I’m so late writing this review, I’ve seen like a million and one people publishing their reviews of this before me. I bought the book on the day of its release but because of university and all that I’ve been incredibly busy between when I finished reading it and now so I’ve only just had a chance to sit down and write my thoughts and opinions on this book! It also took me quite a while to write the review due to the storyline.
So, I wrote a positive review about ‘Only Ever Yours’ by Louise and as most of my readers should know by now I would consider her one of my favourite authors so I picked up a copy of ‘Asking For It’ the day it came out. People had already been talking about it long before then, about how brutal it was but how it was still an amazing read.
This story is told from the point of view of Emma O’Donovan who is eighteen and lives in a small town in Ireland. She’s beautiful, happy and confident. One night she goes to a party with her friends and the next morning she wakes up on the front porch of her house. She can’t remember what happened but everyone else does and there are photos posted on the internet that show in explicit detail what happened to Emma that night. But even when faced with the evidence, people still won’t necessarily believe that what happened to Emma wasn’t her fault.
I don’t know what it is about O’Neill’s books but I often find it hard to keep up with which characters which. It shouldn’t be too difficult as Emma has her three best friends but I even managed to mix the three of them up. The boys were way more difficult. My friend had the character problem with ‘Only Ever Yours’ but she told me she hadn’t had any problems with this one so I don’t know, maybe it’s just me.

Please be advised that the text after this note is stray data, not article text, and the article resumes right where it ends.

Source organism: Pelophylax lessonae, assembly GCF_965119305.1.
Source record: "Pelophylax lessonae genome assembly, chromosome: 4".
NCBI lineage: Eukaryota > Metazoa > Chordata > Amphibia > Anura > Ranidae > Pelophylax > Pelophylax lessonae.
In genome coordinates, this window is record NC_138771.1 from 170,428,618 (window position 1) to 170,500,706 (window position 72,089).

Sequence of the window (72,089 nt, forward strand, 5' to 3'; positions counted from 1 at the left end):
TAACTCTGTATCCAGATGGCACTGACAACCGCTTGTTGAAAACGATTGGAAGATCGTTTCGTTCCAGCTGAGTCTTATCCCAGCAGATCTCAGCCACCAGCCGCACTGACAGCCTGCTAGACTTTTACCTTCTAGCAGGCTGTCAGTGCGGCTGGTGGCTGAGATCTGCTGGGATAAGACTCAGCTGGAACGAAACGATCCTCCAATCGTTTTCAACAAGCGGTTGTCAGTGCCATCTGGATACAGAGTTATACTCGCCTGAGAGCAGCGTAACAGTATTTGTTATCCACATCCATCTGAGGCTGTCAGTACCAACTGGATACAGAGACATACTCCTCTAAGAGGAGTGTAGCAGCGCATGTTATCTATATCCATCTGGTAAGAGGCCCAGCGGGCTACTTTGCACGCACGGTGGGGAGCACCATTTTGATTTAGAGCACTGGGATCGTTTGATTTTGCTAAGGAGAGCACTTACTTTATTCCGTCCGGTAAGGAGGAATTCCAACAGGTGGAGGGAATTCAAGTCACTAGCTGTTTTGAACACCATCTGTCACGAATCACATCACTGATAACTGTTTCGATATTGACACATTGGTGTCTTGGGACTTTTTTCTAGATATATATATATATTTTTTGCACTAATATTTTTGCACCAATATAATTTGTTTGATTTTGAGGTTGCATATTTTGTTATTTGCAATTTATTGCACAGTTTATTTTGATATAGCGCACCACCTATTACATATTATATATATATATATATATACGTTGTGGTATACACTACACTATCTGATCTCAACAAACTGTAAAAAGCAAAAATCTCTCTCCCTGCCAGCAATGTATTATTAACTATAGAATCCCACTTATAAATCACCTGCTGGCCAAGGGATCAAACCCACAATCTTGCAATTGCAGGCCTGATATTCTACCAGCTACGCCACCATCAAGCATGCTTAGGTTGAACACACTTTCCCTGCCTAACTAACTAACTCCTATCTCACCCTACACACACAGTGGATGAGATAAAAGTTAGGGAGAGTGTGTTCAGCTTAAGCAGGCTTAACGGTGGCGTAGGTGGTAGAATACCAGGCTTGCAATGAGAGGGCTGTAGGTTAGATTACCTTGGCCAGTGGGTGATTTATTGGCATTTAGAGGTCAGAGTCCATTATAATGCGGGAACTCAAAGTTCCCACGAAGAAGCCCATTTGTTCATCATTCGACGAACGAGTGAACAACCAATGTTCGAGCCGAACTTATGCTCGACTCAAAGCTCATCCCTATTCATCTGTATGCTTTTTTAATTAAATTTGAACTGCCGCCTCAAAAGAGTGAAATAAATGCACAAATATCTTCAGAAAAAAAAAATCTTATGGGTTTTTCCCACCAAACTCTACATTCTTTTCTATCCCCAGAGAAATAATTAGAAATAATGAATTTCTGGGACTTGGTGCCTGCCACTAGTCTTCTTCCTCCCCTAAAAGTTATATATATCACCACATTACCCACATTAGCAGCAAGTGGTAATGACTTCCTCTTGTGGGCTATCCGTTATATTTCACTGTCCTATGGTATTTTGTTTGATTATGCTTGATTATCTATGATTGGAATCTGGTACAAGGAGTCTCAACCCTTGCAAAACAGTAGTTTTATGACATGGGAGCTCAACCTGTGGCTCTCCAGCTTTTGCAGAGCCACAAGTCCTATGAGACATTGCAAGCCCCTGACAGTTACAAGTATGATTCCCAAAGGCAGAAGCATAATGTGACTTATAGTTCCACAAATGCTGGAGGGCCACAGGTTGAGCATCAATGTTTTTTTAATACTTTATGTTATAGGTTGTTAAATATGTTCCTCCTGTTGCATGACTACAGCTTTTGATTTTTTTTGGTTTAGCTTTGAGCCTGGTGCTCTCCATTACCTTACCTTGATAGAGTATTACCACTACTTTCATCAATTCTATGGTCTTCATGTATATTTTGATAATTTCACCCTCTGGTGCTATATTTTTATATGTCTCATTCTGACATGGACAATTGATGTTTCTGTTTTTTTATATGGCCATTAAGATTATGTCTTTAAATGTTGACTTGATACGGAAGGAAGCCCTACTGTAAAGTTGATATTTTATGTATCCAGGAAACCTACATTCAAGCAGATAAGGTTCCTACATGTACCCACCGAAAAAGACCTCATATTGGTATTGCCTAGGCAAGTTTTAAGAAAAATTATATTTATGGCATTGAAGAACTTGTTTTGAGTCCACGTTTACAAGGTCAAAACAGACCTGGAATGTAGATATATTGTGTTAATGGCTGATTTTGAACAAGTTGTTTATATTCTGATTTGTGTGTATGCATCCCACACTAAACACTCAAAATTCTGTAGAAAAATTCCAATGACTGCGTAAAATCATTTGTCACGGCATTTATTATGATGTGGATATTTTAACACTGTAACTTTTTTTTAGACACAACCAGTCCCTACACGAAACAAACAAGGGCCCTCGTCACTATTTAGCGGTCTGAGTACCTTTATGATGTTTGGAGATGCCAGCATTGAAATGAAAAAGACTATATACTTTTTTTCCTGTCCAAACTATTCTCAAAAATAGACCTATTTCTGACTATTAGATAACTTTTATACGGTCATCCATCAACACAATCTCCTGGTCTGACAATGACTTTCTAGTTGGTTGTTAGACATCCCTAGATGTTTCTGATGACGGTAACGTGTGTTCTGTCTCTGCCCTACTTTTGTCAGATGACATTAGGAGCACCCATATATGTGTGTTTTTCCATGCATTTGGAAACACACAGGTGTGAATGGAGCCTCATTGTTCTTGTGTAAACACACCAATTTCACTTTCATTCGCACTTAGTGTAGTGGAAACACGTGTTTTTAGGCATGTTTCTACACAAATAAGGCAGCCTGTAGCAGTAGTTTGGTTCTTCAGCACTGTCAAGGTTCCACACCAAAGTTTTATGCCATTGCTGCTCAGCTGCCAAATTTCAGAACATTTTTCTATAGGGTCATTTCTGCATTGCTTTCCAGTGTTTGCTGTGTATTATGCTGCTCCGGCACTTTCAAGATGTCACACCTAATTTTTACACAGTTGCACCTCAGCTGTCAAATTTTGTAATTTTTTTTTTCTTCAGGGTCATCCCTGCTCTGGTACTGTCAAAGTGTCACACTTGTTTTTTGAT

However, what I do love about O’Neill’s books is the way she writes with such brutal honesty and she doesn’t try and sugar-coat anything for her readers. That’s what I loved so much about ‘Only Ever Yours’, the ending hit me like a ton of bricks and that’s also true for ‘Asking for It’. The book takes a certain path and you think ‘well okay, it can still be okay-’ and then BAM out of nowhere it’s taken the exact direction you didn’t want it to. And I respect that so much, so many authors seem to think ‘well the audience would like it to go that way so I’ll take it that way’ – No! I want it to go somewhere unexpected and I want to cry and I want to remember this book forever.
Emma is the kind of girl that everyone’s met before and probably hated. She’s the popular girl from Secondary School that you hated, were slightly scared of and maybe privately hoped for her downfall. So it’s no surprise that when Emma’s downfall begins a lot of the girls at school can’t help but enjoy it just a little bit. At the start it was extremely difficult to genuinely like Emma, especially if you were someone that the popular girls in school were prone to bullying (ahaha, I loved school) but as the book continued and you saw what she was going through you started to see a different girl completely. And you knew that neither of those girls deserved what they went through.
This book is brutal but it’s also so important. When we’re taught about rape we’re taught about a stranger dragging a girl down an alleyway and scaring her/threatening her into doing something she didn’t want to do. But it’s not always like that and that’s what we need to understand. We need to talk about rape culture and I’m glad that O’Neill wrote this the way that she did, the brutal, realistic way that forces us to realise that rape isn’t always a stranger, it isn’t always screaming and shouting and fighting someone off, it can be so different to that.
I would recommend this book to everyone, it’s a book that needs to be read and acknowledged. You should be able to find it in your local Waterstones but if not, the internet exists, use it! Go and buy a copy and get reading!